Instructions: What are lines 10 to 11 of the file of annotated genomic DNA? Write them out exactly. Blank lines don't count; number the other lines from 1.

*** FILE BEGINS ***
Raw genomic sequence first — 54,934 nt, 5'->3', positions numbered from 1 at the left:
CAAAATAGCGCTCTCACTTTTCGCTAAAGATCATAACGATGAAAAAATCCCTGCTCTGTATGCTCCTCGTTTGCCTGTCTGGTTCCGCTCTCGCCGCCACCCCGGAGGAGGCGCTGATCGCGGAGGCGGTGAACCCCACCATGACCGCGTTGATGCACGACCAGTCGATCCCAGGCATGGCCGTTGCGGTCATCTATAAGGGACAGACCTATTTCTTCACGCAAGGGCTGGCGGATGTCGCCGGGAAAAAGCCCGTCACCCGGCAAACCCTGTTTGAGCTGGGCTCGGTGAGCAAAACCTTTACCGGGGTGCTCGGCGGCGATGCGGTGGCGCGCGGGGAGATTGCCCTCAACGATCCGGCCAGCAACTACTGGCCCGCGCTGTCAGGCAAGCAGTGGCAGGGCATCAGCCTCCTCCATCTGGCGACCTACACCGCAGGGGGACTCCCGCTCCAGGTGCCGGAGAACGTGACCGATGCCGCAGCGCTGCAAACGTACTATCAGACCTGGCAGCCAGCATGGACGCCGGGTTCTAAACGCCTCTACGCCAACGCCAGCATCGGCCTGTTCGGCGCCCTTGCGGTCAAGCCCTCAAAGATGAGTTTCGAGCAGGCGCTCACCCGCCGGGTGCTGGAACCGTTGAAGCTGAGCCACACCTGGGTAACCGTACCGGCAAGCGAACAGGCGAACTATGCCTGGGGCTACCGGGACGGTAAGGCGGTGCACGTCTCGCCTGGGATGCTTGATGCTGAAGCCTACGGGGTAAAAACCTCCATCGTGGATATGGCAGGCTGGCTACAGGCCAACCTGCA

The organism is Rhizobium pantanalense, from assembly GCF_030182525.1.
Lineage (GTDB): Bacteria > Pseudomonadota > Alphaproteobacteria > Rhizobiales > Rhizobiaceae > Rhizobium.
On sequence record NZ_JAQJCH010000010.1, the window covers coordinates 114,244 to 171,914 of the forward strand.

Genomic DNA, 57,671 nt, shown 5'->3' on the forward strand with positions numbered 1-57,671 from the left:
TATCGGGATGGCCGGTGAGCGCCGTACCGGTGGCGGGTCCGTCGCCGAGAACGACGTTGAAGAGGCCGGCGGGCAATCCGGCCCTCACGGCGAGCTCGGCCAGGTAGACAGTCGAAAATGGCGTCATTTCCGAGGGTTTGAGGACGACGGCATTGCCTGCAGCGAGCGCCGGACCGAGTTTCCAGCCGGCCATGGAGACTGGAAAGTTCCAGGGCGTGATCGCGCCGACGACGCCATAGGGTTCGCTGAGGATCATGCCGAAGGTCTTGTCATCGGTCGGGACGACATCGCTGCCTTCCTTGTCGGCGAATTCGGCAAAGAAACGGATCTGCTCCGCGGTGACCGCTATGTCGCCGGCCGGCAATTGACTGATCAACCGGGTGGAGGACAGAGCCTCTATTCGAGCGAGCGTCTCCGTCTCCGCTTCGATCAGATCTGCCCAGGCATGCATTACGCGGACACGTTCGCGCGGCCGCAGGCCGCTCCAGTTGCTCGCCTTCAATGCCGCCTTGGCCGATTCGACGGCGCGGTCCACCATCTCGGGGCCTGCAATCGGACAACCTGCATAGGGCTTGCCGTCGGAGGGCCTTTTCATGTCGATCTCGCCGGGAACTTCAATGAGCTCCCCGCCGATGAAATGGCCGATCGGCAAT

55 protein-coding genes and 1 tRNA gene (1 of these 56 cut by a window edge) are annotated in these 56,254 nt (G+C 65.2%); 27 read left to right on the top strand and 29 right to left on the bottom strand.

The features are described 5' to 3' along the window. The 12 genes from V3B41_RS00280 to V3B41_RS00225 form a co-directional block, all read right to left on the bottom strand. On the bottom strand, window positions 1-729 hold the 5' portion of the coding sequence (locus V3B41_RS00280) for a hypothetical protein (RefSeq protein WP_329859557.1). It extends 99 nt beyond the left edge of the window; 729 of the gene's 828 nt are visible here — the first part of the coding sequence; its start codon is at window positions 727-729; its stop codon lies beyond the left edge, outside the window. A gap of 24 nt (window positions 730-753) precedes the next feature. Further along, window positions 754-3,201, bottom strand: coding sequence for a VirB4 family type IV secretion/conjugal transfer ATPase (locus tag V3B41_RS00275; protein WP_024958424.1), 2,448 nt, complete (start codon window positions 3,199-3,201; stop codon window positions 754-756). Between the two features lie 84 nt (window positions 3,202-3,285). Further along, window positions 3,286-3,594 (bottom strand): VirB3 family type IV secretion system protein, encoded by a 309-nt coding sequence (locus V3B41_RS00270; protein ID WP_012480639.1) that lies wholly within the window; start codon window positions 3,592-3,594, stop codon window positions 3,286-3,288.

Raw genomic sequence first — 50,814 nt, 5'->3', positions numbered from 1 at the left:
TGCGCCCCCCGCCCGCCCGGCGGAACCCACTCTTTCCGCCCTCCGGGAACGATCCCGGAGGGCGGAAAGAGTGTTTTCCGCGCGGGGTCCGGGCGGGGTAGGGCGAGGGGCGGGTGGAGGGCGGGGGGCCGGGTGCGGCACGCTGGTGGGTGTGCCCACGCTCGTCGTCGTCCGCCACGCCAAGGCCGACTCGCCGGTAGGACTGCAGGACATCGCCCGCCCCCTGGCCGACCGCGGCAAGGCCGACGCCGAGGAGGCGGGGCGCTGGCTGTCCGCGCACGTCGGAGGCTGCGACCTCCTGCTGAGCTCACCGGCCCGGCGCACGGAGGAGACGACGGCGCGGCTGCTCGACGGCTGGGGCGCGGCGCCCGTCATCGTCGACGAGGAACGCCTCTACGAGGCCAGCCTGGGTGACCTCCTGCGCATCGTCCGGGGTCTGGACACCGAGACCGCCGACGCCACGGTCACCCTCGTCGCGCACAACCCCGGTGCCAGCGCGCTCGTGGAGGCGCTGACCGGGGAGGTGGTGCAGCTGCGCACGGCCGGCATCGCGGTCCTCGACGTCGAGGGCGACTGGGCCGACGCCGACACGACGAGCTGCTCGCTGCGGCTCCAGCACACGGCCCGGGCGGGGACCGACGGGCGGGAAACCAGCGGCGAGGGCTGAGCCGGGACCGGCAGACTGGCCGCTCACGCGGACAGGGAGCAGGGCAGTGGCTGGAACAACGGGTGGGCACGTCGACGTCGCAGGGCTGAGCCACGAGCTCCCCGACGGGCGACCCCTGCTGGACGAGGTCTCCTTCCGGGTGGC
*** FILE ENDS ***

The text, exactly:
Raw genomic sequence first — 50,814 nt, 5'->3', positions numbered from 1 at the left:
TGCGCCCCCCGCCCGCCCGGCGGAACCCACTCTTTCCGCCCTCCGGGAACGATCCCGGAGGGCGGAAAGAGTGTTTTCCGCGCGGGGTCCGGGCGGGGTAGGGCGAGGGGCGGGTGGAGGGCGGGGGGCCGGGTGCGGCACGCTGGTGGGTGTGCCCACGCTCGTCGTCGTCCGCCACGCCAAGGCCGACTCGCCGGTAGGACTGCAGGACATCGCCCGCCCCCTGGCCGACCGCGGCAAGGCCGACGCCGAGGAGGCGGGGCGCTGGCTGTCCGCGCACGTCGGAGGCTGCGACCTCCTGCTGAGCTCACCGGCCCGGCGCACGGAGGAGACGACGGCGCGGCTGCTCGACGGCTGGGGCGCGGCGCCCGTCATCGTCGACGAGGAACGCCTCTACGAGGCCAGCCTGGGTGACCTCCTGCGCATCGTCCGGGGTCTGGACACCGAGACCGCCGACGCCACGGTCACCCTCGTCGCGCACAACCCCGGTGCCAGCGCGCTCGTGGAGGCGCTGACCGGGGAGGTGGTGCAGCTGCGCACGGCCGGCATCGCGGTCCTCGACGTCGAGGGCGACTGGGCCGACGCCGACACGACGAGCTGCTCGCTGCGGCTCCAGCACACGGCCCGGGCGGGGACCGACGGGCGGGAAACCAGCGGCGAGGGCTGAGCCGGGACCGGCAGACTGGCCGCTCACGCGGACAGGGAGCAGGGCAGTGGCTGGAACAACGGGTGGGCACGTCGACGTCGCAGGGCTGAGCCACGAGCTCCCCGACGGGCGACCCCTGCTGGACGAGGTCTCCTTCCGGGTGGC